I created a board on Pinterest last week that I entitled simply, “Faith.” In my search for Scriptures and quotes to share on it, I came across two that really caught my attention. The first was a quote that said, “Stop playing ‘Christian.’ Be Christian.”
The second was a longer one that included these two statements: “When I say … ‘I am a Christian’ I don’t speak of this with pride. I’m confessing that I stumble and need Christ to be my guide” and “When I say … ‘I am a Christian’ I’m not holier than thou. I’m just a simple sinner who received God’s good grace, somehow!”
All too often, the message of Jesus gets lost in the perspective that Christians need to lead perfect lives — at least on the outside where other people can see. Of course, we are called to be holy as God is holy, but we don’t get there on our own. By the grace of God, we are set free from our bondage to sin and transformed into new men and women.
As we go about our daily lives, are we living that story? Or are we trying to come across like we have it all together? I know I struggle with vulnerability big time. I don’t allow others to see my true emotions. I don’t enjoy talking about my failures, moments of insecurity, or tough lessons God might be teaching me. As a perfectionist, I don’t like others to find or point out imperfections in me.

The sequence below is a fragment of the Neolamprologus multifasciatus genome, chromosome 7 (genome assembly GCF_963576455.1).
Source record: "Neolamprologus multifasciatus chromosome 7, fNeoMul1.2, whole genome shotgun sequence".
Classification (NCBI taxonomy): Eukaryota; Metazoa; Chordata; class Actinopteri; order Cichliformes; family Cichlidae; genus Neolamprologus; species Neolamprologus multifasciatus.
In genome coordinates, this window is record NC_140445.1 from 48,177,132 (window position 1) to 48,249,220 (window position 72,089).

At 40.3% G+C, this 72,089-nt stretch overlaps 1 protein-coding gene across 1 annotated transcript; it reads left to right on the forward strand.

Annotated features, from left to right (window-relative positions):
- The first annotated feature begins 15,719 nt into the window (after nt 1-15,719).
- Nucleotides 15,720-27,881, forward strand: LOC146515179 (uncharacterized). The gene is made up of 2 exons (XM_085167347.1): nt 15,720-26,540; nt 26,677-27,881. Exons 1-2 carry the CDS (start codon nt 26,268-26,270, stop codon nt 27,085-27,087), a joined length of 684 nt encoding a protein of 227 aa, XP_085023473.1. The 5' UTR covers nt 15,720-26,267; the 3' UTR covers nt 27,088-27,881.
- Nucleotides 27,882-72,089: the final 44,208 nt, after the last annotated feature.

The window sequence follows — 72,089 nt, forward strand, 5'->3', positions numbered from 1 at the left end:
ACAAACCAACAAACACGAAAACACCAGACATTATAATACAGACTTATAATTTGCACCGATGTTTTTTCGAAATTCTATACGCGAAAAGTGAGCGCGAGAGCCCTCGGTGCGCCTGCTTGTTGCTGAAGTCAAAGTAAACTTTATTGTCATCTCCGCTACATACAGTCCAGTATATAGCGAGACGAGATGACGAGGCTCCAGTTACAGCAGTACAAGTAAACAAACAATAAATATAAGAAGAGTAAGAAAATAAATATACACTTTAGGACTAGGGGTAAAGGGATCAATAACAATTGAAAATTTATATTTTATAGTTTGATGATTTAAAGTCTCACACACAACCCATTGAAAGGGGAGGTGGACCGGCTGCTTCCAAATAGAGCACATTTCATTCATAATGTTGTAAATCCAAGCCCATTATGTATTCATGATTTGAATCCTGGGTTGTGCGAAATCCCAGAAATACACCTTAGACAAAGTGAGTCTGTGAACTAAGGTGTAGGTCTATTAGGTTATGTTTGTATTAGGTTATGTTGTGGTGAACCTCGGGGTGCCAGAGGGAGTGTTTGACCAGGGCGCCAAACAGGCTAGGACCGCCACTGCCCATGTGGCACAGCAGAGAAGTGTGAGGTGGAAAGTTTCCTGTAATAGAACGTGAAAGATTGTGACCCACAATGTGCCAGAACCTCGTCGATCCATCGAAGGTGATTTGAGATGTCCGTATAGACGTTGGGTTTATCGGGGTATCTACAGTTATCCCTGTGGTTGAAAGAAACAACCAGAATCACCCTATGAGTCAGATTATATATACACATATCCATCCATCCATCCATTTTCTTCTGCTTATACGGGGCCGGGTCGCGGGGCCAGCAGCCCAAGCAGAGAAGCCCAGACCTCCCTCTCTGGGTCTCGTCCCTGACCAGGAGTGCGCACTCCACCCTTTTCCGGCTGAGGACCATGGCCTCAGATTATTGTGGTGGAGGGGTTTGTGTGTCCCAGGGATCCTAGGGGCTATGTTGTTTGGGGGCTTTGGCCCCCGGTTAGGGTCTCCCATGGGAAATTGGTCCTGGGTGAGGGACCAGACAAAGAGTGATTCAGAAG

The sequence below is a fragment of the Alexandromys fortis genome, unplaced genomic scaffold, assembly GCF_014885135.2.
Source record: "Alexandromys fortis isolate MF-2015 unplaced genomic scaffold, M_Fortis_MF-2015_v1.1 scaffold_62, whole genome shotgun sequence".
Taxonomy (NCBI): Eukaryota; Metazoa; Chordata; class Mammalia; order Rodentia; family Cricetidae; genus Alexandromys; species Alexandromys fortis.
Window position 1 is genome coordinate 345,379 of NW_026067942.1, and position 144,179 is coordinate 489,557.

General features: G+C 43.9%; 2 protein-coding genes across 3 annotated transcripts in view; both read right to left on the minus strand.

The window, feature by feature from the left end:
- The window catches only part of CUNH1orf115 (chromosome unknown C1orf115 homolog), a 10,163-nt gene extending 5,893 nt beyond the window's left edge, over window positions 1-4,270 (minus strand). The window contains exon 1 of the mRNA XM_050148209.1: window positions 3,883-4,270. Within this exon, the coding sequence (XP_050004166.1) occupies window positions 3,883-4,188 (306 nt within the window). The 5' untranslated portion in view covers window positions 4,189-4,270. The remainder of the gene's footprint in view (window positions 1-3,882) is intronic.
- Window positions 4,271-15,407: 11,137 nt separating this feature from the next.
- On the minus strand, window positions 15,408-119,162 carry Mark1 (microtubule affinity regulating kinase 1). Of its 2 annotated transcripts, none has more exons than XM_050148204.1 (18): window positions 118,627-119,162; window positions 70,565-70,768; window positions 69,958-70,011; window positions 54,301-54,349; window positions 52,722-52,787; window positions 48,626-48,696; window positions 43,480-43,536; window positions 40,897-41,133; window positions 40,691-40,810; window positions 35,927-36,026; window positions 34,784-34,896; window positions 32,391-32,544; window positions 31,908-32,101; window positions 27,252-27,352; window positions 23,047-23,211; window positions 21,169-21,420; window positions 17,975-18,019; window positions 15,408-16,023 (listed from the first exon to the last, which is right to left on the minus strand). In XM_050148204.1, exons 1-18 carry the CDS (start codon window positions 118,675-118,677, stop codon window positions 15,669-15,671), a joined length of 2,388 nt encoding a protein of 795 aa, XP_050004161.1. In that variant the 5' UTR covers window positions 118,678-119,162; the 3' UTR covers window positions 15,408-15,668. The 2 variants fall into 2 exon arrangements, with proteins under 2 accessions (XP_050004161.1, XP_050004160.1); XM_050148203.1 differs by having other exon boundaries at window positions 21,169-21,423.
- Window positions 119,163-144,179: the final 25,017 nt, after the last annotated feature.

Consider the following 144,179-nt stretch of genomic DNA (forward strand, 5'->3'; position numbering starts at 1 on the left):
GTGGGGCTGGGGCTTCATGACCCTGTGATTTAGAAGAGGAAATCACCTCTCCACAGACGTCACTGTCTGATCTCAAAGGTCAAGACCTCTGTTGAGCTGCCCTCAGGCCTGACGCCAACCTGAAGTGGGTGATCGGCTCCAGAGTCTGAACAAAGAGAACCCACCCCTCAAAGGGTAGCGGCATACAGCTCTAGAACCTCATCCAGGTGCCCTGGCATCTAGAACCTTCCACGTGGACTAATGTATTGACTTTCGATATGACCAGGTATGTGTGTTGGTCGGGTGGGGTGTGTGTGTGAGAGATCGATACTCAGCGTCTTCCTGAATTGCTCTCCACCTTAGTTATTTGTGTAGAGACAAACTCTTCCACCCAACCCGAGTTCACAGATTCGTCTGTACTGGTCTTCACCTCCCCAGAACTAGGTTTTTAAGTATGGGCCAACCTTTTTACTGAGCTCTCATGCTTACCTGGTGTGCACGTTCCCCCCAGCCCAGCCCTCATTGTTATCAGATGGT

But if I don’t share my failures, times when I doubted my faith or times when I messed up, how am I living as a testimony of God’s amazing grace? How am I conveying the message of God’s love and His desire to set us free from sin with those who haven’t experienced the transforming power of God?
There is a reason people flock to hear testimonies, and there is a reason those stories are so powerful. They paint a picture of God, who extends grace to those who come to Him in faith. They provide an invitation into the presence of God for someone who might have previously had a skewed perspective of His character.
Boundless just concluded its ROCK THE BODY 2013 challenge, which encouraged young adults to be more involved in their churches and to find one if they didn’t have one already. In light of this topic and how others perceive Christ because of our actions, let us consider this question: Are we making our churches welcoming and showing our vulnerabilities in an effort to grow together, or are we intimidating and acting like super humans?
Are we living in such a way that reflects the grace of God? We can do that with something as small as admitting when we’re wrong and confidently finding forgiveness in Christ. Maybe someone asks for our forgiveness, and we immediately forgive him without holding a grudge because we are forgiven by God every day. Those are opportunities to explain to someone that we aren’t perfect either, that we mess up, but that we experience the grace of God.
How do you live as a testimony of grace? What are some ways the church as a whole can do this better?